b. The gland exhaust steam is then condensed and returned to the fresh water drain collecting tank. The air and non-condensable gases are drawn off by the gland exhaust fan.
5. Gland Seal steam system operation
a. The gland seal regulator supplies .5 to 2 psig steam to the glands in varying degrees as bells change on the main engine. When answering a low bell or all stop, the gland leak off is minimal, causing the regulator to supply the total gland sealing steam. As engine speed increases, the casing is pressurized and the increased gland leak off, along with the regulator, supplies all the gland sealing steam required by the system.
(1) As ship's speed increases, the main engine becomes self sealing. The gland seal regulator is fully shut and the unloader is functioning to maintain the system pressure between 2 3 psig, dumping the excess gland seal steam to the LP turbine exhaust trunk.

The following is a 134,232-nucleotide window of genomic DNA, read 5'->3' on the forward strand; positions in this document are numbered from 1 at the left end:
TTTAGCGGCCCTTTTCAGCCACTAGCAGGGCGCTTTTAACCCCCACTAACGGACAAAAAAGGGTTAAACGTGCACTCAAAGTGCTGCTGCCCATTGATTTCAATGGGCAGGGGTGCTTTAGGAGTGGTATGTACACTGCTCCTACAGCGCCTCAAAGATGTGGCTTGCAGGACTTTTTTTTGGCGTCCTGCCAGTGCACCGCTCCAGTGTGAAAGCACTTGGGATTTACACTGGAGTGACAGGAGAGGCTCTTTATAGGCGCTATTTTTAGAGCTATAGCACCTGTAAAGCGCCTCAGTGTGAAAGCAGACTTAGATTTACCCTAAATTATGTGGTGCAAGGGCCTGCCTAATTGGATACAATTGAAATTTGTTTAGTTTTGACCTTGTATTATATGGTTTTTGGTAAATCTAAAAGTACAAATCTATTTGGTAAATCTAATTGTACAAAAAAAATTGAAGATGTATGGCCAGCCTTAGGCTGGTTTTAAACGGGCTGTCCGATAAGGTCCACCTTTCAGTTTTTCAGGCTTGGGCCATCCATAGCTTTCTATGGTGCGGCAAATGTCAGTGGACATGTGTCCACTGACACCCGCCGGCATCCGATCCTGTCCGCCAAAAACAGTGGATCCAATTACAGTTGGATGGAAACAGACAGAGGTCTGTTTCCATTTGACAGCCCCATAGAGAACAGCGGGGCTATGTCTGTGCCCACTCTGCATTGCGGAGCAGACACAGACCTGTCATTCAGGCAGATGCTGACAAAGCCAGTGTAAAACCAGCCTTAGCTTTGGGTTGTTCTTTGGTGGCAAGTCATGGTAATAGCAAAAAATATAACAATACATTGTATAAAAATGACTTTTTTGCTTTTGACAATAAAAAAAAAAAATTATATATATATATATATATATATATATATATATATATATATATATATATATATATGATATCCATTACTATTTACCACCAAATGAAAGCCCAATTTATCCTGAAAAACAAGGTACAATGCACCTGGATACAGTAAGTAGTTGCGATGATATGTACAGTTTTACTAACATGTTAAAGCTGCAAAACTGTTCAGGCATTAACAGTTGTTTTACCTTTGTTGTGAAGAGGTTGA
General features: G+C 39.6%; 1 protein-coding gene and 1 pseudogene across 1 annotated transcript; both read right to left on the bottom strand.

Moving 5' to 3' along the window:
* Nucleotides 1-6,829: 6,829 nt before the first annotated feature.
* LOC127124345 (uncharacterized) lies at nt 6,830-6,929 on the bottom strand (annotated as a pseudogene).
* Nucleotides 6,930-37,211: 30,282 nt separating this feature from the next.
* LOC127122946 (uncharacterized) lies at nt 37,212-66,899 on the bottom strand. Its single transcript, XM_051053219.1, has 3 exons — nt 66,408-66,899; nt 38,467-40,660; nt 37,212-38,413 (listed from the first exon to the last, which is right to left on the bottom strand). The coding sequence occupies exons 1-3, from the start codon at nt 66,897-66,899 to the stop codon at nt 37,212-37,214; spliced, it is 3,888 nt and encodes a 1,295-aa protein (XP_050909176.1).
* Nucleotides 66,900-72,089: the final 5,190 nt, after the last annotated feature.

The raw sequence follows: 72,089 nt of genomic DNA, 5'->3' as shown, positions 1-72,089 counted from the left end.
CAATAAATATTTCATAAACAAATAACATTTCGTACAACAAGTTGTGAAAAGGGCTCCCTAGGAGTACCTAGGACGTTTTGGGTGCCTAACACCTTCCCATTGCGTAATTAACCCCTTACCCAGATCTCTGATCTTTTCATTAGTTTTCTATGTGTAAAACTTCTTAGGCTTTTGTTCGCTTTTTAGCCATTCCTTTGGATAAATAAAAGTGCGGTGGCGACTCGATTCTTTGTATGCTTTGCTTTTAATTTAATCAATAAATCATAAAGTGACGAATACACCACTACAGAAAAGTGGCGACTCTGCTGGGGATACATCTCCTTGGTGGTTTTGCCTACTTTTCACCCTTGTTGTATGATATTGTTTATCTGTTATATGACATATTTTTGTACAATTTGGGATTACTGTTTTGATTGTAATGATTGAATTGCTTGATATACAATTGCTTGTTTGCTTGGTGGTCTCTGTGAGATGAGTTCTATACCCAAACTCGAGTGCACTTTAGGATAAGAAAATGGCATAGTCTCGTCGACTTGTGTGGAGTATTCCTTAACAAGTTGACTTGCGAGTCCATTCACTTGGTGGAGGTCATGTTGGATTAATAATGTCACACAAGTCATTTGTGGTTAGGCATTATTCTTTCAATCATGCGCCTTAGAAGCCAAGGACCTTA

(2) As ship's speed slows, the gland seal system operates in reverse sequence. (see Figure 4,5,6)
D. SSTG Gland Seal System Components
1. These components are almost identical to the main engine gland sealing components. The major difference between the main and SSTG system is the size.
a. The Gland seal regulator
(1) Senses pressure on the drain pot (or manifold). The drain pot or manifold is similar to a header and acts as "collection area" for the system steam. This area allows for the sensing lines to accurately measure the system pressure. The valve functions by reducing 150 psig auxiliary steam to the system pressure of .5 2 psig.
2. The Gland seal unloading valve
a. Senses the pressure on the drain pot. The operating range is 2 3 psig, unloading excess gland seal pressure to the lower section of the turbine exhaust casing.
3. The piping system (see Figure 7)
a. Consists of piping to the forward and after glands from the drain pot or manifold. The inputs to the system are gland seal regulator, and the forward turbine bearing. At a 60% load on the generator, leakage from the forward end of the turbine (high pressure end) supplies the system, the regulator is closed and the unloader bleeds excess to the turbine exhaust trunk.